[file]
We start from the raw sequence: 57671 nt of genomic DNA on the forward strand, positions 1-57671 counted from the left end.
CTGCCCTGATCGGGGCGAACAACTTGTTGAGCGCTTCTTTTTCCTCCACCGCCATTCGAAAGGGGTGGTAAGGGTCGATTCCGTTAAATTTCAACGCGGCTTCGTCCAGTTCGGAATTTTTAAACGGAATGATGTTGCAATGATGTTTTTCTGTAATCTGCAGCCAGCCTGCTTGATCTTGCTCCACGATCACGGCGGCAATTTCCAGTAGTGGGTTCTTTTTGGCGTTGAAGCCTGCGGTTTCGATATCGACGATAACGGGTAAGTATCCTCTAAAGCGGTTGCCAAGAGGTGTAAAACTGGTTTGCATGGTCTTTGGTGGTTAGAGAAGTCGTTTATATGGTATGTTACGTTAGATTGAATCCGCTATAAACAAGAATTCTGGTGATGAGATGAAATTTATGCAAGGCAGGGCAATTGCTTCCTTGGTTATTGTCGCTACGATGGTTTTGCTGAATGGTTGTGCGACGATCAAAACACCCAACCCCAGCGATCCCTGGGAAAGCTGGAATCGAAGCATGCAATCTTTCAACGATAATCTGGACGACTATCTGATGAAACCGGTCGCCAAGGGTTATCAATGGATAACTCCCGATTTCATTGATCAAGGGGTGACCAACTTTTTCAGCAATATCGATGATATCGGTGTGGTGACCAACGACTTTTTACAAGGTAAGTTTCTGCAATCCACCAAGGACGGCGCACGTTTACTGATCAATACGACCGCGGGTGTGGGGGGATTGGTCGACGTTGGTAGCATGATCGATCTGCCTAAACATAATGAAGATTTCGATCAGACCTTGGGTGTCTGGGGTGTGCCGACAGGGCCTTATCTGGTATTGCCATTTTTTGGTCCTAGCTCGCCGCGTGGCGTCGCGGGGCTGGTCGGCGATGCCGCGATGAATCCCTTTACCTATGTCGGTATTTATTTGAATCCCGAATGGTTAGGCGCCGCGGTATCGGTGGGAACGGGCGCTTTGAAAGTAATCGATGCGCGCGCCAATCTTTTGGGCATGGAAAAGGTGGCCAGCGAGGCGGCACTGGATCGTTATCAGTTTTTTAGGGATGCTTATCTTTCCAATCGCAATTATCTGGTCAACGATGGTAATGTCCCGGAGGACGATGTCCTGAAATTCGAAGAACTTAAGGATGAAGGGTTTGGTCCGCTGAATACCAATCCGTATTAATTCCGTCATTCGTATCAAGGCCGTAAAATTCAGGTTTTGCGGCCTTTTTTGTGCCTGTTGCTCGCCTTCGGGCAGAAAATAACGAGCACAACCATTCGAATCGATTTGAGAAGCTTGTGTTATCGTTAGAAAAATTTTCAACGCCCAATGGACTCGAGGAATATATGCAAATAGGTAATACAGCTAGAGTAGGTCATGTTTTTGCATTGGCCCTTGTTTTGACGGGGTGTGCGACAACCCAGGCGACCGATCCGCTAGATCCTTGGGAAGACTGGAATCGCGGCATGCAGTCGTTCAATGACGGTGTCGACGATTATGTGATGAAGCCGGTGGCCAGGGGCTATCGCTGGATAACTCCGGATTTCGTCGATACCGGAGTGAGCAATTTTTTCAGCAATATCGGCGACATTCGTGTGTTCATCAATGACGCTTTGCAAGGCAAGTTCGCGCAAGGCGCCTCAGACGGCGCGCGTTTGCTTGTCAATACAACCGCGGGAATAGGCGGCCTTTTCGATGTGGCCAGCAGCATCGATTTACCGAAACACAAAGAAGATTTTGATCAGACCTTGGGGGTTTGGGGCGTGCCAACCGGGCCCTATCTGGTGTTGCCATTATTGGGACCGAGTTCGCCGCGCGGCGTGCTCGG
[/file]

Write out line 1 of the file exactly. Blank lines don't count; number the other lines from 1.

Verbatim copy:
We start from the raw sequence: 57671 nt of genomic DNA on the forward strand, positions 1-57671 counted from the left end.